Adam: There’s a big backlash about the term “hiring for cultural fit” because it often translates to “hiring people who are like you.” I’m always hesitant to use that term, but in reality, hiring for cultural fit is a good thing—as long as you have the right definition of what cultural fit really means. Our culture is to be open to other perspectives and to try to understand and learn from them. If we just did what we did when we started years and years ago, we never would have grown to what we are. We are what we are because of the diversity of backgrounds and perspectives that built this company. So when we interview people we look for people that have had different experiences than we’ve already had.
Michael: One of the most important questions that comes up in group interviews—after we’ve gone through and talked about writing code, or wireframes, or research—is, What do you do besides work? Hearing about people's other interests really gives you a sense of what they are all about. Also, you have to be a passionate person in life and bring that to your work, especially in an agency environment.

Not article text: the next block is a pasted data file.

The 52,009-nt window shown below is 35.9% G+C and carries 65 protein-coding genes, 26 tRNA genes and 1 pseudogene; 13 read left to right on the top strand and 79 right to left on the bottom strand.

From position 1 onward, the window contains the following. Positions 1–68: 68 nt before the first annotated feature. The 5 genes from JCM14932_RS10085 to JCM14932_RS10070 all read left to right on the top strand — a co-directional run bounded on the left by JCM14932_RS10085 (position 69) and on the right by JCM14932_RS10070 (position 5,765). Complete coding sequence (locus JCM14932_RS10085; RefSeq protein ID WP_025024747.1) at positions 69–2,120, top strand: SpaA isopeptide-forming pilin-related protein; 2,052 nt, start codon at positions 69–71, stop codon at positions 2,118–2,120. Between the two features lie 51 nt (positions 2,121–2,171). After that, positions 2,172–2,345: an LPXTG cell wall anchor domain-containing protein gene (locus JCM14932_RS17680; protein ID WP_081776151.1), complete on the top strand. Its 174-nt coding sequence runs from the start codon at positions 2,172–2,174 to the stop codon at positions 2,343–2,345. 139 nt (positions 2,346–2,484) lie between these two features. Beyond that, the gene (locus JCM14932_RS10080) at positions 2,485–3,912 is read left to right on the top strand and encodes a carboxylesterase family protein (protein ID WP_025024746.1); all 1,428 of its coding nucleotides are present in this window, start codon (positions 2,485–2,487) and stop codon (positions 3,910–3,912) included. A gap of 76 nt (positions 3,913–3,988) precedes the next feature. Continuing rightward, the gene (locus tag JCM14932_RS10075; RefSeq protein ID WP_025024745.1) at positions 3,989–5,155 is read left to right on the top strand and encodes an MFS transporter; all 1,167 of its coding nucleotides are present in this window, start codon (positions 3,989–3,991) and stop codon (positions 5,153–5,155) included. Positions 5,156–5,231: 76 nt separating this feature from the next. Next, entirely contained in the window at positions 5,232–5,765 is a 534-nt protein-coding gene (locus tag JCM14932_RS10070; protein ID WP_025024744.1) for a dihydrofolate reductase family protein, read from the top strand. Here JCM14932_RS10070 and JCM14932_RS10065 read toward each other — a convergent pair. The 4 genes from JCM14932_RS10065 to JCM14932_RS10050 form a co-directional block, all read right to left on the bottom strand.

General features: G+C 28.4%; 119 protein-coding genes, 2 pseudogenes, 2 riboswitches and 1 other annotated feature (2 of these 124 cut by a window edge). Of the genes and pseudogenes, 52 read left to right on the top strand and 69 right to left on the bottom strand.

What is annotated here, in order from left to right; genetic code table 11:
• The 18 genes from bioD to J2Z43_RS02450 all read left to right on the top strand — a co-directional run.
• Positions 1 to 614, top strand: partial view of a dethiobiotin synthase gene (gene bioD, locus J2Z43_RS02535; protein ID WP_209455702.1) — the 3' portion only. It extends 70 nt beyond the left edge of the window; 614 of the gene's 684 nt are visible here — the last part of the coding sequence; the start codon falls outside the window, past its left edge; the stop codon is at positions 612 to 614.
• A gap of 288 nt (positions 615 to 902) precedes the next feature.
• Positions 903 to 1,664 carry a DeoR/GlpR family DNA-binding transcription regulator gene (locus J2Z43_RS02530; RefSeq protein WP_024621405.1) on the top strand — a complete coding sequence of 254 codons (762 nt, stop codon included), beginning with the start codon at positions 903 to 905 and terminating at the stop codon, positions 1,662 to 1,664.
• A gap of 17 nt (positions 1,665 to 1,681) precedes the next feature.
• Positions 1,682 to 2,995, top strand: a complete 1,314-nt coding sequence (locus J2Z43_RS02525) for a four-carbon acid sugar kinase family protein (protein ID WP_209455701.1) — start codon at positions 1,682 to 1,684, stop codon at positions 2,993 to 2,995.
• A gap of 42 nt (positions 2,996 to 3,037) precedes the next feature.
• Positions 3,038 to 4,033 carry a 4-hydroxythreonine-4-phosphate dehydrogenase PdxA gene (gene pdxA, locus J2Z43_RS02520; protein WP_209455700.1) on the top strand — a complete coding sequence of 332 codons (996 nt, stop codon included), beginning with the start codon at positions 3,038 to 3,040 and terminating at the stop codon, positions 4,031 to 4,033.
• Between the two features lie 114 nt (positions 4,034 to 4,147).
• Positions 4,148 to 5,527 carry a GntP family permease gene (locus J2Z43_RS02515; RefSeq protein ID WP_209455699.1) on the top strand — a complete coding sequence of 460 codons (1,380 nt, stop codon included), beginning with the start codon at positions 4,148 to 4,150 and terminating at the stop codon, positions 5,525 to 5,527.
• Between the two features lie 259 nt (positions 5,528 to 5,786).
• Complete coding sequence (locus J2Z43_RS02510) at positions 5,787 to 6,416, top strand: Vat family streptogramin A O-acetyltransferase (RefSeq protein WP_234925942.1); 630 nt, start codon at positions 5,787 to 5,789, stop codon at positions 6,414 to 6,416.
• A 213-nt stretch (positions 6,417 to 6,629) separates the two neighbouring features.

What is Mad*Pow’s vision for growth in the next five years?
Michael: For us, it’s not so much a matter of headcount or revenue targets. We have some of that thinking, but it’s more about purpose for us and what we want to accomplish. We’ve found that if we have a well-articulated purpose, it helps us in a number of different ways: it helps us attract the right kinds of people; it helps us do the work we want to do; it helps us get a premium for that work by having experience in working towards that purpose.